Sunscald, frost cracking of overexposed forest tree stems possible with freezing winter conditions

Trees growing on the edges and in openings of forest stands are susceptible to sunscald and frost cracking on sunny winter days. This damage can reduce commercial value as well as exposing trees to further insect and disease damage.

Frozen trees in winter season dormancy with southwest
exposure to the sun are susceptible to sunscald
and frost cracking on sunny days. Afternoon sun on the trunks of
trees can thaw and activate dormant tree cells. A quick freeze once the sun is
gone will kill the cells and create dead patches in the bark referred to as sunscald.  Sometimes the sun’s thawing/freezing action
will cause a similar problem with only a split or seam in the bark called frost

Thinner bark species including maples, basswood and ash, among others, are susceptible to this seasonal damage along with young exposed seedlings of many species. Although healthy trees will survive the injury by walling off the damaged area once growing season resumes, it can result in scarring, dead patches on the trunks that reduce merchantable value of forest trees.

This sunscald activity can also expose damaged areas to insect and disease agents, further damaging the trees. Making adjustments through management planning in conjunction with timber harvest activities can help reduce the negative impacts from these seasonal events. Over-thinning of stands or creating too large of openings can create conditions favorable to sunscald-type damage. Michigan State University Extension Tree Series Bulletin E 2769 Northern Hardwood Forest Management is a resource of helpful management suggestions.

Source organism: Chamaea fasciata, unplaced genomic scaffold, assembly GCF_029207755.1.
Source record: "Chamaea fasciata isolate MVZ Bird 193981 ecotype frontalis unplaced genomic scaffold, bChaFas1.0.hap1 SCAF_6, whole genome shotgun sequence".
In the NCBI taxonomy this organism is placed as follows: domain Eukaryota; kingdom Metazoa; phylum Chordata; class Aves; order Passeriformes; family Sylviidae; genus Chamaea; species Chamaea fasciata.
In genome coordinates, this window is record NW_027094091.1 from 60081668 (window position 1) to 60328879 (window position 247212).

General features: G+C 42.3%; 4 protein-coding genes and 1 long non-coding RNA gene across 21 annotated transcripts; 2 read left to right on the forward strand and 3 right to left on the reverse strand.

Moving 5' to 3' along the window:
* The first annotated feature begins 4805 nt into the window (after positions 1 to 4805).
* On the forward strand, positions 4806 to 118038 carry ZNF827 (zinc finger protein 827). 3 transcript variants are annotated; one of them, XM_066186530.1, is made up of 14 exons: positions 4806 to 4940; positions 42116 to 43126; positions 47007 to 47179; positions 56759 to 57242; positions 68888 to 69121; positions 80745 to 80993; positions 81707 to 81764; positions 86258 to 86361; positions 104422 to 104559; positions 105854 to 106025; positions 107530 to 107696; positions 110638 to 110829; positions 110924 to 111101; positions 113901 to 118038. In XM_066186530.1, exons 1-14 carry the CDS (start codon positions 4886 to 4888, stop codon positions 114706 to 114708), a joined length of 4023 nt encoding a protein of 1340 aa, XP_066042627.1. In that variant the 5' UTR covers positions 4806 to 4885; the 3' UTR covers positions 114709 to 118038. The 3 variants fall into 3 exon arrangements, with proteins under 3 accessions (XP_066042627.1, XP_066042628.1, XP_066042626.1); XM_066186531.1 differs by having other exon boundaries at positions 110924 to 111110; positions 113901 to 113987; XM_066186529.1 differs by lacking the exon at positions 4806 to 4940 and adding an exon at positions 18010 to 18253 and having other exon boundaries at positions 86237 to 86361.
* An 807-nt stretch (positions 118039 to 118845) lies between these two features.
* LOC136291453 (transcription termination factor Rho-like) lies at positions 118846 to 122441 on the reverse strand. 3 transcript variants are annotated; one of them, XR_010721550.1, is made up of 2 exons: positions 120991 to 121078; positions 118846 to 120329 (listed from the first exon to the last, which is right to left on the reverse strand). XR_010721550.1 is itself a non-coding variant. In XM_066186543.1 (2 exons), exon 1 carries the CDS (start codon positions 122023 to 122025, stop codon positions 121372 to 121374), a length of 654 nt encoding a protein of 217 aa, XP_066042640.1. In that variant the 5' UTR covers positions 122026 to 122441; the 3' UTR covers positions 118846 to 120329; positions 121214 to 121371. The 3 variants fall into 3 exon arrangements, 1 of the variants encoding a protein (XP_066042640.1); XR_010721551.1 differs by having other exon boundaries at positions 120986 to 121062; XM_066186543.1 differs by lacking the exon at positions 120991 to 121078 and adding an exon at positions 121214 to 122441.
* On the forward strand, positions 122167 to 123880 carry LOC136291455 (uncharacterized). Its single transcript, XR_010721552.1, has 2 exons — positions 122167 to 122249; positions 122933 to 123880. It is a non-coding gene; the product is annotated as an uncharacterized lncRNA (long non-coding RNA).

Consider leaving trees that have already been damaged along the edges of forested areas. These trees provide protection to the stands. Removal of edge trees will simply expose the next line of stems to potential sunscald damage. MSU Extension does not recommend the use of wound dressing on the species most susceptible to this kind of damage.

Healthy trees should continue to grow through the damage. In forested situations consider encouraging shrub and conifer species establishment to help protect the lower stems of susceptible trees. This lower vegetation may also help promote more favorable wildlife conditions in your forested stands.

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